Biochemically, butter consists of at least 80% of milk fats and less than 16% of water. Fatless dry matter constitutes up to 2% of the composition of butter. The latter comprises milk proteins, milk sugar, mineral compounds, vitamins, pigments and aroma substances.
The milk fats in the butter determine the quality of the product. High-quality butter has to fall within the limits of two requirements. In warm places (at a temperature of 20–25 °C) a piece of butter has to maintain its characteristic consistency and may not lose its shape.
In moderately cold temperatures (at a temperature of 10–15 °C), butter has to be sufficiently plastic ‑ it can’t splinter or be crumbly.
The best advice, to store butter at 2–6 °C, ensures that the product stays in good condition for at least a month and a half. When storing butter, the biggest enemies are warmth, oxygen and light that finally cause fatty acids to become stale, making the butter bitter.
In terms of diet there is no need to be afraid of milk fat. The fat content of butter is well assimilated in the gastrointestinal tract, as the fatty acids in butter are characterised by a relatively low melting temperature.
When you eat about 14 grams of butter (e.g two thick slices of bread with butter, or have a large ‘butter eye’ in your porridge), your body assimilates several vital nutrients. From this amount of butter the gastrointestinal tract gets about 7 grams of the saturated fatty acids that the human body uses very well – mostly for energetic and structural purposes.
It’s worth knowing that these 7 grams include almost 1 gram of the short-chain saturated fatty acids the myocardium needs for functioning in normal circumstances. At the same time, 14 grams of butter gives our body 2.4 grams of mono-unsaturated, and 0.5 grams of poly-unsaturated fatty acids that have a good influence on health in terms of the functioning of the human organism.
And last but not least, all those fatty acids are natural, not chemically altered, that cannot be said about several food products that are used as butter substitutes. This portion of butter brings about 30 milligrams of cholesterol to the gastrointestinal tract, of which about one third is assimilated so there are no problems with cholesterol. On the positive side we should also mention the small lecithin content in butter. Taking all this into account, the fat content of butter is good for people!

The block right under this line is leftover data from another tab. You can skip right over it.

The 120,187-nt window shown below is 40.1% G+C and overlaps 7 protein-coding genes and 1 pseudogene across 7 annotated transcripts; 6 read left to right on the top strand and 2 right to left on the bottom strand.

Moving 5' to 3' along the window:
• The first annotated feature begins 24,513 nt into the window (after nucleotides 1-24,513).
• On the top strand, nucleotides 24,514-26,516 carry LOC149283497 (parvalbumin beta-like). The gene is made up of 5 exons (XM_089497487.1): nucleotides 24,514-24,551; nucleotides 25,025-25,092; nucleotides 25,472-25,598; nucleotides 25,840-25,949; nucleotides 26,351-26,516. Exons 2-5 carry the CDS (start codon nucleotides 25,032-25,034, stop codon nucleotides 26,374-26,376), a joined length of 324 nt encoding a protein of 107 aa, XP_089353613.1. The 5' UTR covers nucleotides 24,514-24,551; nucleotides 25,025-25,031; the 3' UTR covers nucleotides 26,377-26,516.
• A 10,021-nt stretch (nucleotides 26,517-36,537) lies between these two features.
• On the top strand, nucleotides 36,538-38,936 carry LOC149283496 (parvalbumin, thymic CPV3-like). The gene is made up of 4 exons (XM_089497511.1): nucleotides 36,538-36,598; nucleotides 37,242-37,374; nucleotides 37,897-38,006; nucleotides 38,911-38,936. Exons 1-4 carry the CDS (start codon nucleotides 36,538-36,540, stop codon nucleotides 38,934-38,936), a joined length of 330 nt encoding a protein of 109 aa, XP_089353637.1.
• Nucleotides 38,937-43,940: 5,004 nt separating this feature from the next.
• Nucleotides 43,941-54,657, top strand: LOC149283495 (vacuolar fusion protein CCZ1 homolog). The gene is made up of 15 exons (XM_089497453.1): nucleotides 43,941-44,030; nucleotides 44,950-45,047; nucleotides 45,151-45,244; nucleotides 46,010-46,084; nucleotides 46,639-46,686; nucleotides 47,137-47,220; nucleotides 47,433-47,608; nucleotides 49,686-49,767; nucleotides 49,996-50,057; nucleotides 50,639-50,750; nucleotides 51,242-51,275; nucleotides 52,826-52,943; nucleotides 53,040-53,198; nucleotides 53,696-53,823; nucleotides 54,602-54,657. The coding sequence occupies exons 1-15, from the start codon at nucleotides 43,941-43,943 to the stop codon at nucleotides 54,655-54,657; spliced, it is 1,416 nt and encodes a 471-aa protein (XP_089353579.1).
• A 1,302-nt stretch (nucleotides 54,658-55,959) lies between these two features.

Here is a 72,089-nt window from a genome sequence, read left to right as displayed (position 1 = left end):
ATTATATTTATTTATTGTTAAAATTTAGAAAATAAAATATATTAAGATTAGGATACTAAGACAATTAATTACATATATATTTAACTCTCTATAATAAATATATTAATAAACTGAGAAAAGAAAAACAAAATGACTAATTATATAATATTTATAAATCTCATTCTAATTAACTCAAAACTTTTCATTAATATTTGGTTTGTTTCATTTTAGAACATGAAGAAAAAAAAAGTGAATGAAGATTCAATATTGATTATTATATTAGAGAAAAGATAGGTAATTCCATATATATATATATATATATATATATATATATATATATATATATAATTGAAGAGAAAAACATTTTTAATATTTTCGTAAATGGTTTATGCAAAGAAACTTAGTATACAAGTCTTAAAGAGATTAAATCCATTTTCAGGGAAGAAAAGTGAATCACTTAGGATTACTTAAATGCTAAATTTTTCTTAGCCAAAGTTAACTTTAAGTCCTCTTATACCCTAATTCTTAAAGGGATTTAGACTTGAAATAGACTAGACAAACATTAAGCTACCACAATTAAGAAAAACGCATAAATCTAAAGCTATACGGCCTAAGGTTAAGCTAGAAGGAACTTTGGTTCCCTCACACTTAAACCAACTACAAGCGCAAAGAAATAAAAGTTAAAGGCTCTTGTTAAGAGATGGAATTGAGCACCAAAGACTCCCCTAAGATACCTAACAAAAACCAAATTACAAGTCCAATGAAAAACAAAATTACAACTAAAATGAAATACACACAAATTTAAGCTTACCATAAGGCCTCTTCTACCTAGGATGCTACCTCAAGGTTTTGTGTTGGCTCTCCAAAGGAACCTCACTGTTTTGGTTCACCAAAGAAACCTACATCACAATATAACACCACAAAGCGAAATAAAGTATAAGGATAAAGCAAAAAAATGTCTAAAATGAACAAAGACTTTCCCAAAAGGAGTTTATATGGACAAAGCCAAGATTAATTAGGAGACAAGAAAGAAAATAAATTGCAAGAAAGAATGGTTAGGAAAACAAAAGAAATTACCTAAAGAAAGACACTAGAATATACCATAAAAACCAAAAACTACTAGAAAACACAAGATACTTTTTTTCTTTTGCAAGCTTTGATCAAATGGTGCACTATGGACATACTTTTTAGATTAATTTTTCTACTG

In addition, butter has a beautiful golden yellow appearance, it melts in the mouth, and has a nice aromatic smell. As butter is mostly comprised of milk fat, it is very rich in calories. For example, when you eat a 14-gram piece of butter, your body gets a little less than 100 calories of food energy. Of course, the more water butter contains the lower its fat content.
The protein content of butter is relatively low, only around 1%. There is a rule that the lower the fat content of butter the higher the protein content of the product. We should stress though that the protein in butter has a favourable aminoacidic content. Carbohydrates are mainly in the form of lactose (milk sugar) in butter, but their quantity is rather small, again around 1%. So there are no problems with lactose either.
All flavoured butter based spreads (sweet butter creams, chocolate butter containing cocoa, honey butter) have a higher carbohydrate content than pure butter. Genuine butter mainly includes the fat-soluble vitamins A, D and E, but their quantity depends on the breed of the cow, their housing conditions, the season, and fodder.
Butter owes its beautiful yellow colour to a fat-soluble pigment – natural beta-carotene. Its content also depends mainly on the fodder of the dairy cattle. Besides being beautiful to the eye, beta-carotene is useful for the human body as well, specifically, our body synthesizes vitamin A from it.
Water-soluble vitamins in the water content of butter have traces of some representatives of the B-group vitamins. Butter does not contain vitamin C, but does have some element of mineral compounds, the rest of them having been transferred to the contents of buttermilk.
Table salt is added to butter for preserving purposes, and the salt content in the more salty varieties may be up to 1%. Consumers can always choose the less salty brands. It’s good to know that genuine butter is a product that does not contain any additives.